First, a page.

THE need for land at Walvis Bay remains one of the biggest challenges the council faces.
The town has more than 6 000 shacks in Kuisebmond township and Twaloloka informal settlement while families at Naraville live in overcrowded garages and flats.
A few metres from Twaloloka informal settlement a mother and her four children share a tent on an empty erf which she and four other street vendors illegally occupied three months ago.
Martha Simenda (45) a mother of five and guardian to her late sister's daughter was evicted from a shack they had rented since 2000. The landlord allegedly chucked her out because her family was too big.
"She started off by rationing water. We would only get six 25-litre containers per week for cooking, bathing and laundry," she claimed.
Next to her tent is one of Hilma Teofelus who was evicted by her uncle from a shack she rented for N$1 000 a month.
"My uncle told me to vacate the shack because he was selling it. I asked to buy it but he told me he already had a buyer," she explained.
Teofelus and Simenda said they asked the Twaloloka committee for permission to erect temporary shelter but they were turned down.
Olga Birisamub the chairperson of Twaloloka committee said she was not aware of their predicament and that they must have approached the wrong people.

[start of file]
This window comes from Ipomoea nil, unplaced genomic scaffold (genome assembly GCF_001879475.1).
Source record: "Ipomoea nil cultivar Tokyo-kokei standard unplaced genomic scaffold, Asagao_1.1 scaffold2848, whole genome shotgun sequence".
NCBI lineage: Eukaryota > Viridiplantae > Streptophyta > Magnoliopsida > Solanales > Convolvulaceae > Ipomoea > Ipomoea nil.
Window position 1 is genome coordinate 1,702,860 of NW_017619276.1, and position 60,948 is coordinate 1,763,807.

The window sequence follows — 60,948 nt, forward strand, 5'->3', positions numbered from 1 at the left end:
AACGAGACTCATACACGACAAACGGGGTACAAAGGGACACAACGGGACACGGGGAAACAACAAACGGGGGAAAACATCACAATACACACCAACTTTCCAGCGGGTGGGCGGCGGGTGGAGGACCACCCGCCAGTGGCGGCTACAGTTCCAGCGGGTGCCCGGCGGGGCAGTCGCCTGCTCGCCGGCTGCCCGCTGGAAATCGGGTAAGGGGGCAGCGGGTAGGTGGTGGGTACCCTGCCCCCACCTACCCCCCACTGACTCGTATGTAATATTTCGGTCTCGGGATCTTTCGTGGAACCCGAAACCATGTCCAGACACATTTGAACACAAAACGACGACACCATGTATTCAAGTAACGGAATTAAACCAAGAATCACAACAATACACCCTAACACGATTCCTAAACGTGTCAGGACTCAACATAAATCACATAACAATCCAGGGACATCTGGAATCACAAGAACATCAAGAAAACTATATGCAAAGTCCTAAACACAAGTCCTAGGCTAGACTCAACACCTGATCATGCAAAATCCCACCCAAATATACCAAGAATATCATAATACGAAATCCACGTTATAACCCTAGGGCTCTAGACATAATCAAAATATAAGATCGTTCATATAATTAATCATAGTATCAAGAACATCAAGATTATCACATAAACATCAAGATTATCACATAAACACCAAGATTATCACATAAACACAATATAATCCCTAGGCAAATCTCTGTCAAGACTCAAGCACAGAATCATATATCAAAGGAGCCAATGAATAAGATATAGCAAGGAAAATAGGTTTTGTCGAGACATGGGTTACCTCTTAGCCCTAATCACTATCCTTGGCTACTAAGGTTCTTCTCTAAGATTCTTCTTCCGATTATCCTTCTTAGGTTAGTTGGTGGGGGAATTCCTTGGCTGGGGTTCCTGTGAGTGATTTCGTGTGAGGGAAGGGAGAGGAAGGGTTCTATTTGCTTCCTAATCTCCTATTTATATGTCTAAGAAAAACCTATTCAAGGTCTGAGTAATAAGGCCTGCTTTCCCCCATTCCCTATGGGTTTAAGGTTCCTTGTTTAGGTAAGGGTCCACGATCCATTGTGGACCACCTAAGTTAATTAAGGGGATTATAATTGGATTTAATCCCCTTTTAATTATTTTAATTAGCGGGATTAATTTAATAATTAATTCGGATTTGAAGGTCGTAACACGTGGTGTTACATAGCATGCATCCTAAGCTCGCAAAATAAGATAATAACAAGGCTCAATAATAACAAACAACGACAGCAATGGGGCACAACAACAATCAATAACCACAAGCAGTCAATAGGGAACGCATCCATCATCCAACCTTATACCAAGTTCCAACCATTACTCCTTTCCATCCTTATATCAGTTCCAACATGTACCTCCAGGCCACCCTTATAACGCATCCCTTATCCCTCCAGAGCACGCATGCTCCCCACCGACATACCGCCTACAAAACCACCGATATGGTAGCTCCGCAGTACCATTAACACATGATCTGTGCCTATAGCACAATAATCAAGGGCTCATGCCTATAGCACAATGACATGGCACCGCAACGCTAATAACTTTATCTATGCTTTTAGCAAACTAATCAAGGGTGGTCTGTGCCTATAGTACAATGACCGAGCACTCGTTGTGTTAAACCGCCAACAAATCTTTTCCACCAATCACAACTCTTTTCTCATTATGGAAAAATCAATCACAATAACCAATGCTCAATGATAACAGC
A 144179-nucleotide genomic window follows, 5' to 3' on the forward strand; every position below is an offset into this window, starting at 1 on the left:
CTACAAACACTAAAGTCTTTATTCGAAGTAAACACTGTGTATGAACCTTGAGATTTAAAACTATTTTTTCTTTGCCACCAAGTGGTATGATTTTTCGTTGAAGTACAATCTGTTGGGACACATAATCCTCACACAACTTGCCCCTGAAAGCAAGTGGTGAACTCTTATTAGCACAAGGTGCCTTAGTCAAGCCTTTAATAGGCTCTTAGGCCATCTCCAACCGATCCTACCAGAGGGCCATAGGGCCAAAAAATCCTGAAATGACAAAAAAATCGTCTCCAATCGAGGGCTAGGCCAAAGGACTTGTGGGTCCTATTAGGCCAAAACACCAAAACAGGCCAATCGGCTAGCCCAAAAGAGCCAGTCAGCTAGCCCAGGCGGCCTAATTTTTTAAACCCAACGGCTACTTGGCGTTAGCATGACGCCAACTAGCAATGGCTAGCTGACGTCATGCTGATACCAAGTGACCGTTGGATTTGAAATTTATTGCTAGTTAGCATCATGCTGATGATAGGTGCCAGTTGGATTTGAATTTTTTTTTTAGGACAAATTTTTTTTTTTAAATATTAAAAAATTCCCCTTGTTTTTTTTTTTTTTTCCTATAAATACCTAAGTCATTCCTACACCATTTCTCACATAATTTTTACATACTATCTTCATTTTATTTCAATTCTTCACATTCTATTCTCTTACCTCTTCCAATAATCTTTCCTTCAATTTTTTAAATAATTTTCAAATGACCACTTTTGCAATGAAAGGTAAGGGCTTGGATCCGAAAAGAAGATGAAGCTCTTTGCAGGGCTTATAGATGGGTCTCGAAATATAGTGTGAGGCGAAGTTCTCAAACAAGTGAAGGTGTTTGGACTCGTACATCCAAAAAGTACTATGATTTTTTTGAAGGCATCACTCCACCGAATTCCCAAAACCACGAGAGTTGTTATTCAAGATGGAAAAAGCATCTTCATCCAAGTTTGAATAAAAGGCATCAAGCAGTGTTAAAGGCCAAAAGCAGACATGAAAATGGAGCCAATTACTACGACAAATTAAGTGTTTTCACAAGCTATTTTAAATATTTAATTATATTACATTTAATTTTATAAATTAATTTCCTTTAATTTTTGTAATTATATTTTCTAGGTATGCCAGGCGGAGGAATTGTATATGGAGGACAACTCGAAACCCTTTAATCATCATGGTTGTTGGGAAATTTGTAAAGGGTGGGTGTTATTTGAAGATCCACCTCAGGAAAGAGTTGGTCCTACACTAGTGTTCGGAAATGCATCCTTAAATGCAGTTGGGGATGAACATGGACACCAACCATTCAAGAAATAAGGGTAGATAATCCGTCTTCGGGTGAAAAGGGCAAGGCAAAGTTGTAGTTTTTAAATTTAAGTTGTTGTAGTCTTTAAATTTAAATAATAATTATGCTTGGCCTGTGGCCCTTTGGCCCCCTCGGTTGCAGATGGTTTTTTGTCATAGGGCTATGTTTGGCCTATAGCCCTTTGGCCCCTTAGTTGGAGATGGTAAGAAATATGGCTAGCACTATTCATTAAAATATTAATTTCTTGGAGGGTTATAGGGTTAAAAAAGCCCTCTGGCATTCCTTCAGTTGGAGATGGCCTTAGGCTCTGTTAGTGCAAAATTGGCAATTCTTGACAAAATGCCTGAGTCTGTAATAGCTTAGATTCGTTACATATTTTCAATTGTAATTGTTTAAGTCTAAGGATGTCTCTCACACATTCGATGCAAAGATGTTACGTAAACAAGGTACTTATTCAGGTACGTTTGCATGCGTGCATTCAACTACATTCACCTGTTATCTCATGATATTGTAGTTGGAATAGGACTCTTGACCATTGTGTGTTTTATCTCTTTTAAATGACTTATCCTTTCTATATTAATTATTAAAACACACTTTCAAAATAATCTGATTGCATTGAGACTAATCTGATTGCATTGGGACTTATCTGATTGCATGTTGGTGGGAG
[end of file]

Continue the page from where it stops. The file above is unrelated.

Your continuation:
"I only came to hear of their plight recently. They are welcome to see me so that I can hear them out," she said.
During the three months they have been camped there, the mayor Trevino Forbes occasionally visited them. He said besides giving them food and blankets, he also gave them start-up capital to revive their businesses.
TIRED OF WAITING
About three kilometers away at Narraville, 1 300 members of the Shackdwellers Federation of Namibia are waiting for the contractor to build access roads. There are 68 erven allocated to the group in 2009. Tired of waiting, last week they threatened to erect shacks on their erven, although they are not serviced.
Juliana van Wyk, the group's chairperson said it is taking so long for the construction of their houses to start.
"Our people are in a tight spot. Landlords want their rent from our members, most of whom have had salary cuts and some lost their jobs. It is better to erect shacks on our land and use the rent money toward the installation of services," she said.
Van Wyk says 1 300 members had joined the federation but they will have to wait for land until the 68 houses have been built.
Scrambling for land
On Friday over 200 people bid for 12 residential erven at Kuisebmond at an auction. These are part of the 81 erven that were sold in Kuisebmond and Meersig.
The municipality's acting chief executive officer Frans !Gonteb explained that the process was short, simple and very transparent.
"No one could stand in as a proxy for anyone because the erven must remain in the buyer's name for five years before the person can sell," he said.
The erven were sold to first-time buyers and chance takers will be disqualified once the municipality verifies with the deeds' office.
The 16 erven in Meersig not taken up and will be sold later. Walvis Bay has very little land left as most if it is private property and the Dorob National park which belongs to the government.